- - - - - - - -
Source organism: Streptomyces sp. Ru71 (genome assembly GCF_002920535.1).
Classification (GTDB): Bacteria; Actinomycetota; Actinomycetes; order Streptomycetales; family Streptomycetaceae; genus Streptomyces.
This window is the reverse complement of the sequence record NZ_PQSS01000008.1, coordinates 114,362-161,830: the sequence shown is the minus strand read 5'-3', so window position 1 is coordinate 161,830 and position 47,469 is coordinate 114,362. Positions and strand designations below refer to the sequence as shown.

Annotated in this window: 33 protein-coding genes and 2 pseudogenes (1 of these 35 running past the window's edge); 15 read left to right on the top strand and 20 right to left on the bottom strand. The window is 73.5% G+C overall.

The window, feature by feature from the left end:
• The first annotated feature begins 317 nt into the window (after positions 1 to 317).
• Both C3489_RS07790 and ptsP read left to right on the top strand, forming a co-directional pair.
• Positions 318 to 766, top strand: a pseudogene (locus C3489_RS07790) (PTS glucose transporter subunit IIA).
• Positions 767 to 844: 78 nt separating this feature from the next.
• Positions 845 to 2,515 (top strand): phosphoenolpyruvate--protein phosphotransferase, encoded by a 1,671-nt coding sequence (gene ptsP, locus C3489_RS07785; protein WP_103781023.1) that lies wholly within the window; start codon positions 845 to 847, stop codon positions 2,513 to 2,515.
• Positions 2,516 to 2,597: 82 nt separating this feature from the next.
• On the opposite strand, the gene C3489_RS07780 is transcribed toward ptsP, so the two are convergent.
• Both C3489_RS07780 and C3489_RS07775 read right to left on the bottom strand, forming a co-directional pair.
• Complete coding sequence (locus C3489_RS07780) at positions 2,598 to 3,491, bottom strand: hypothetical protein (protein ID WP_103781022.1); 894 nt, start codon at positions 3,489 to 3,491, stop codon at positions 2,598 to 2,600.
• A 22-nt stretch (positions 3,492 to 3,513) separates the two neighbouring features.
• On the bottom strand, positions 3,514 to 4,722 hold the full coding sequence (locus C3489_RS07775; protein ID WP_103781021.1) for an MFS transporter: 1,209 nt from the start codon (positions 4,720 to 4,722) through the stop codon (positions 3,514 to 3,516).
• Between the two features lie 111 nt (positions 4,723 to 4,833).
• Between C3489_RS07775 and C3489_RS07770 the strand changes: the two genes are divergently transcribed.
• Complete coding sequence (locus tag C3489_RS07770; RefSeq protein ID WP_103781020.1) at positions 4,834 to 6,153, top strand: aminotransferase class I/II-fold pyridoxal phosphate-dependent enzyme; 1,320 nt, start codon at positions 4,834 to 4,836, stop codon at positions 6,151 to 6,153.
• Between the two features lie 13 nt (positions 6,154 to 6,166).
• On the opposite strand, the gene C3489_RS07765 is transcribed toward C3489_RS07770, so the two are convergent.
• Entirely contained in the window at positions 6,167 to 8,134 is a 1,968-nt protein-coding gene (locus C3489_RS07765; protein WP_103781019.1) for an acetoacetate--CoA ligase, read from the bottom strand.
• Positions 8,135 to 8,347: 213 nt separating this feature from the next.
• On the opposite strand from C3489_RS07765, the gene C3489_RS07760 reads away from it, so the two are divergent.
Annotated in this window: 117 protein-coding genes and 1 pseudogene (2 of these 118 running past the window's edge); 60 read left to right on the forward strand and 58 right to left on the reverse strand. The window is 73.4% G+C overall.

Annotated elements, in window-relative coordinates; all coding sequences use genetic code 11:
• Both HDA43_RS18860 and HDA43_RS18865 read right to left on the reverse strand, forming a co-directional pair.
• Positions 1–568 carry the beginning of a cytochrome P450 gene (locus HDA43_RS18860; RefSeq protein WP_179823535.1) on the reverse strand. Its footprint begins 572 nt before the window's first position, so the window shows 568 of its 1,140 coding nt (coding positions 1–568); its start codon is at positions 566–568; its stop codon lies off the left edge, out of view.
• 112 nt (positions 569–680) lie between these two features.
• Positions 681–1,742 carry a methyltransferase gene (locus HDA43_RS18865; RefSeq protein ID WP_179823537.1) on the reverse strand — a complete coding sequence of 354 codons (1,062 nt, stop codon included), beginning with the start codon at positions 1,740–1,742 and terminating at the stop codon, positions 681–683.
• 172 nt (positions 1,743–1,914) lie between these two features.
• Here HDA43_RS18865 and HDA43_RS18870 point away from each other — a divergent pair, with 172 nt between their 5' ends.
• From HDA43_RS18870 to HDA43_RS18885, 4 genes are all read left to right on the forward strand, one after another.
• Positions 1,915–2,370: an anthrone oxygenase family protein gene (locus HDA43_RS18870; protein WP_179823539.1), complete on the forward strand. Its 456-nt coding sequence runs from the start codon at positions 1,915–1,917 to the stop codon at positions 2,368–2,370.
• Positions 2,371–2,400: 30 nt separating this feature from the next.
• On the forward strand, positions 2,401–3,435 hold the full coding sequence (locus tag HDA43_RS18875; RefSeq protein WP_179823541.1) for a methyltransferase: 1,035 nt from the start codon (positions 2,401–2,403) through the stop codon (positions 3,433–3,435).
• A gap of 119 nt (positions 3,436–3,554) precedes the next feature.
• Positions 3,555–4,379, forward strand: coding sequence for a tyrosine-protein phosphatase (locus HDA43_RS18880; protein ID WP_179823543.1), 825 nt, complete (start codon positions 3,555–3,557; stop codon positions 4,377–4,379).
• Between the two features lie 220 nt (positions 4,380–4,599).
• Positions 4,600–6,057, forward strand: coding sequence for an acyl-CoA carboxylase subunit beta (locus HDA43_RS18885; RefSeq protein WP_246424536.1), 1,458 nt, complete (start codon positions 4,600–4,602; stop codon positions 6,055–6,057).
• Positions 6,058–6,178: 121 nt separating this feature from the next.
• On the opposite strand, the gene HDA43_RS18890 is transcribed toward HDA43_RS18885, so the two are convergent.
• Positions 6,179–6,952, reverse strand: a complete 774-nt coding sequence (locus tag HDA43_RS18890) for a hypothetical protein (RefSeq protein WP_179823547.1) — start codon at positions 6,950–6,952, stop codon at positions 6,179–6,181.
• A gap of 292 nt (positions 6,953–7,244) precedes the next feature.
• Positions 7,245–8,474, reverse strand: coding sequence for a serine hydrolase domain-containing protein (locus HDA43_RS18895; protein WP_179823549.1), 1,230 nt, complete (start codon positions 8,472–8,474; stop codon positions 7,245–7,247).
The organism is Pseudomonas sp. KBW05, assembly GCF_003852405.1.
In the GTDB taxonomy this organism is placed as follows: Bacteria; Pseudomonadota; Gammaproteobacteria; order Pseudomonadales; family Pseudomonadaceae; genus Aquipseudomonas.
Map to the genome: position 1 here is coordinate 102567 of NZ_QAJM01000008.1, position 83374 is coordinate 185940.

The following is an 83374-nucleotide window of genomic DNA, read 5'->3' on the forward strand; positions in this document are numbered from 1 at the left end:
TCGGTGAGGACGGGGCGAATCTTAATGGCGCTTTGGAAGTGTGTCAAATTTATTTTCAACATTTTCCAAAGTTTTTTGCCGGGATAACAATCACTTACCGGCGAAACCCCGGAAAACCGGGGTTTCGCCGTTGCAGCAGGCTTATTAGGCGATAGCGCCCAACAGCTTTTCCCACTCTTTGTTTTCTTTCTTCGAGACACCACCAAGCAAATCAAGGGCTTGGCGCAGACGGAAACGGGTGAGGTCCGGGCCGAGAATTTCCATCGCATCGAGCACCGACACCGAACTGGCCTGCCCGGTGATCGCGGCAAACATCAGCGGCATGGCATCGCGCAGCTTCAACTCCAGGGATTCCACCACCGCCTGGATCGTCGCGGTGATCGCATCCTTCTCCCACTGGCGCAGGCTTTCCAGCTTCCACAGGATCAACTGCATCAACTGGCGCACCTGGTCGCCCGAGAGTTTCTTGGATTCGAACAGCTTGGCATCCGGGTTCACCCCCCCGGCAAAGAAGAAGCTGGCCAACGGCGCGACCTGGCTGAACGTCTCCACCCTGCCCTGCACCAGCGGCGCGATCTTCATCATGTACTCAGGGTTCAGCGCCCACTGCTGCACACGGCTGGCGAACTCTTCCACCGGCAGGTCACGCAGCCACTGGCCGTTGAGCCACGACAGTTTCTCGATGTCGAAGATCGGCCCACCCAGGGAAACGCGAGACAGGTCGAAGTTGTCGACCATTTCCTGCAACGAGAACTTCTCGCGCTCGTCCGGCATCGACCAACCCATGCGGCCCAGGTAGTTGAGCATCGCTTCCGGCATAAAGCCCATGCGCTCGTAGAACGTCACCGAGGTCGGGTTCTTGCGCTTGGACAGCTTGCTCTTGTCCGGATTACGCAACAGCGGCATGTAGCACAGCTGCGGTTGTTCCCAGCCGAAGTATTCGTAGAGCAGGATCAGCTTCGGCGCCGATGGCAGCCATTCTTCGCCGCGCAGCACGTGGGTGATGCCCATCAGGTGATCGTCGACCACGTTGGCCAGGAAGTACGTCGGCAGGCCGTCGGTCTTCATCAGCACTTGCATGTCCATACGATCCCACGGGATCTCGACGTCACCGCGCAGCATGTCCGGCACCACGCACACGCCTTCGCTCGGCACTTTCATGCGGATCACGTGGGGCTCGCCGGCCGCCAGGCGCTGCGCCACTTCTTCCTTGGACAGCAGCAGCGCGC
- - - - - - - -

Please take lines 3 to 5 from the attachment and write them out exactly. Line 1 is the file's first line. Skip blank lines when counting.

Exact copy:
This window is the reverse complement of the sequence record NZ_PQSS01000008.1, coordinates 114,362-161,830: the sequence shown is the minus strand read 5'-3', so window position 1 is coordinate 161,830 and position 47,469 is coordinate 114,362. Positions and strand designations below refer to the sequence as shown.

Annotated in this window: 33 protein-coding genes and 2 pseudogenes (1 of these 35 running past the window's edge); 15 read left to right on the top strand and 20 right to left on the bottom strand. The window is 73.5% G+C overall.

The window, feature by feature from the left end: